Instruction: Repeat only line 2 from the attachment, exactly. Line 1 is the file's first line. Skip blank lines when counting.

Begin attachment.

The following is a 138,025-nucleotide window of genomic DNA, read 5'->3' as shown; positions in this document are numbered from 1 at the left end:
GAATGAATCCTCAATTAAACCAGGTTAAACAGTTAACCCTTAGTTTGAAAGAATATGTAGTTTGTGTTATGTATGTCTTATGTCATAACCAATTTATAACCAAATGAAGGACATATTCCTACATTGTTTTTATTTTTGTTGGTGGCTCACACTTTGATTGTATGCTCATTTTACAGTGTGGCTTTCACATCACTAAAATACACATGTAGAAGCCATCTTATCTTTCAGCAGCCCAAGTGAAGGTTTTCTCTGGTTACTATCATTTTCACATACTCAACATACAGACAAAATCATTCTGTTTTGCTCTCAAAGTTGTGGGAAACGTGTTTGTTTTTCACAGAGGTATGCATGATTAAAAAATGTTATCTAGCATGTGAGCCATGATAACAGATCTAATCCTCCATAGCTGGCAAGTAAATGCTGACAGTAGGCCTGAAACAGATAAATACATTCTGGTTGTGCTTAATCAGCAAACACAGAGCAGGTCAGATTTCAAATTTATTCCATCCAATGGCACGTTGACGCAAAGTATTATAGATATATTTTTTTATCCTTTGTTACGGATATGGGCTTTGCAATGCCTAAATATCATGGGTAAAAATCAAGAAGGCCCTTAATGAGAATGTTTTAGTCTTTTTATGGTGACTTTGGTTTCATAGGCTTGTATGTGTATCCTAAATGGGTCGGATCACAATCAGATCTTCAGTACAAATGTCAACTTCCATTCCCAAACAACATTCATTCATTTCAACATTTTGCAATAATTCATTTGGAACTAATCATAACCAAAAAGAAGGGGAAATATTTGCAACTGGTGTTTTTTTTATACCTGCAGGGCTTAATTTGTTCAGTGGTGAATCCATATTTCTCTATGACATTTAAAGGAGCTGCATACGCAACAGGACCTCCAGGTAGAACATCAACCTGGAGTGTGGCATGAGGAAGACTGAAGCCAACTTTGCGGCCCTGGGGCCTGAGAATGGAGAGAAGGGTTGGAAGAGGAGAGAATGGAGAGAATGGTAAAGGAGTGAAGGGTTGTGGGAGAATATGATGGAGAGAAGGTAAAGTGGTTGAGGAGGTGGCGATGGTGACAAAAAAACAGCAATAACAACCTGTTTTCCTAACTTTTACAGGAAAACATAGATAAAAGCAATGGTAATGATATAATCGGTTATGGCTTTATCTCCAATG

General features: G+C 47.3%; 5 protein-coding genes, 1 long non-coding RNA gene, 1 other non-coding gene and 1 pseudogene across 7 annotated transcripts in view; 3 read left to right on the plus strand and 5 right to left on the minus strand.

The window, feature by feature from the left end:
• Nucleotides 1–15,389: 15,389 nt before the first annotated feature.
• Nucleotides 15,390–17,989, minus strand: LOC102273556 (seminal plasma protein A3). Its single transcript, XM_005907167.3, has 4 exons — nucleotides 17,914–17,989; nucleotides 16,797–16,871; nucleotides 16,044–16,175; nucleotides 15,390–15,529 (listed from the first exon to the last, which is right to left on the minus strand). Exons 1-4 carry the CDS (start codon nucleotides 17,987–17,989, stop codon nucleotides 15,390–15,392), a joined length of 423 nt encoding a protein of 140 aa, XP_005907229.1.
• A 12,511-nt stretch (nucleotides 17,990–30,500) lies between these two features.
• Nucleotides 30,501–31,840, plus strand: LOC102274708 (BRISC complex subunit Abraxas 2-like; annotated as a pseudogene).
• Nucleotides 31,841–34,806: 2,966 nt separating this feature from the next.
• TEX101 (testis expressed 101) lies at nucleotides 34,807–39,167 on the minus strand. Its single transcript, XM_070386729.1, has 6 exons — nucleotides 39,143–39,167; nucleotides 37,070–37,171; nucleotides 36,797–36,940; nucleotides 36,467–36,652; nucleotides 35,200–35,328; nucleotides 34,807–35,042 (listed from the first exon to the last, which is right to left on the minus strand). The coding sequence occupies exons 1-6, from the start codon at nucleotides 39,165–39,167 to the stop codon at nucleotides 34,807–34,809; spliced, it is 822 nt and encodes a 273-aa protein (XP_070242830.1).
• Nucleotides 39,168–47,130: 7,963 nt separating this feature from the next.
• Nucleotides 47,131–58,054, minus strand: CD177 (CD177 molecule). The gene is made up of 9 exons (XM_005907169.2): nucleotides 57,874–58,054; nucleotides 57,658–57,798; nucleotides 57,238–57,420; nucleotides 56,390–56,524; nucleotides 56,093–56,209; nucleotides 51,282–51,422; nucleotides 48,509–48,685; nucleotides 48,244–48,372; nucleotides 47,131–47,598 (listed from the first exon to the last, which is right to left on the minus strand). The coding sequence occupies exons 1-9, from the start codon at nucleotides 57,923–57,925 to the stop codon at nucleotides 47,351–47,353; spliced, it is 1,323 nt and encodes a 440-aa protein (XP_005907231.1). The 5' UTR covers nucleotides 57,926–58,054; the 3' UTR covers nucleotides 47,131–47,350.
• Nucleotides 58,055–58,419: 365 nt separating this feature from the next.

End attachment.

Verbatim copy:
GAATGAATCCTCAATTAAACCAGGTTAAACAGTTAACCCTTAGTTTGAAAGAATATGTAGTTTGTGTTATGTATGTCTTATGTCATAACCAATTTATAACCAAATGAAGGACATATTCCTACATTGTTTTTATTTTTGTTGGTGGCTCACACTTTGATTGTATGCTCATTTTACAGTGTGGCTTTCACATCACTAAAATACACATGTAGAAGCCATCTTATCTTTCAGCAGCCCAAGTGAAGGTTTTCTCTGGTTACTATCATTTTCACATACTCAACATACAGACAAAATCATTCTGTTTTGCTCTCAAAGTTGTGGGAAACGTGTTTGTTTTTCACAGAGGTATGCATGATTAAAAAATGTTATCTAGCATGTGAGCCATGATAACAGATCTAATCCTCCATAGCTGGCAAGTAAATGCTGACAGTAGGCCTGAAACAGATAAATACATTCTGGTTGTGCTTAATCAGCAAACACAGAGCAGGTCAGATTTCAAATTTATTCCATCCAATGGCACGTTGACGCAAAGTATTATAGATATATTTTTTTATCCTTTGTTACGGATATGGGCTTTGCAATGCCTAAATATCATGGGTAAAAATCAAGAAGGCCCTTAATGAGAATGTTTTAGTCTTTTTATGGTGACTTTGGTTTCATAGGCTTGTATGTGTATCCTAAATGGGTCGGATCACAATCAGATCTTCAGTACAAATGTCAACTTCCATTCCCAAACAACATTCATTCATTTCAACATTTTGCAATAATTCATTTGGAACTAATCATAACCAAAAAGAAGGGGAAATATTTGCAACTGGTGTTTTTTTTATACCTGCAGGGCTTAATTTGTTCAGTGGTGAATCCATATTTCTCTATGACATTTAAAGGAGCTGCATACGCAACAGGACCTCCAGGTAGAACATCAACCTGGAGTGTGGCATGAGGAAGACTGAAGCCAACTTTGCGGCCCTGGGGCCTGAGAATGGAGAGAAGGGTTGGAAGAGGAGAGAATGGAGAGAATGGTAAAGGAGTGAAGGGTTGTGGGAGAATATGATGGAGAGAAGGTAAAGTGGTTGAGGAGGTGGCGATGGTGACAAAAAAACAGCAATAACAACCTGTTTTCCTAACTTTTACAGGAAAACATAGATAAAAGCAATGGTAATGATATAATCGGTTATGGCTTTATCTCCAATG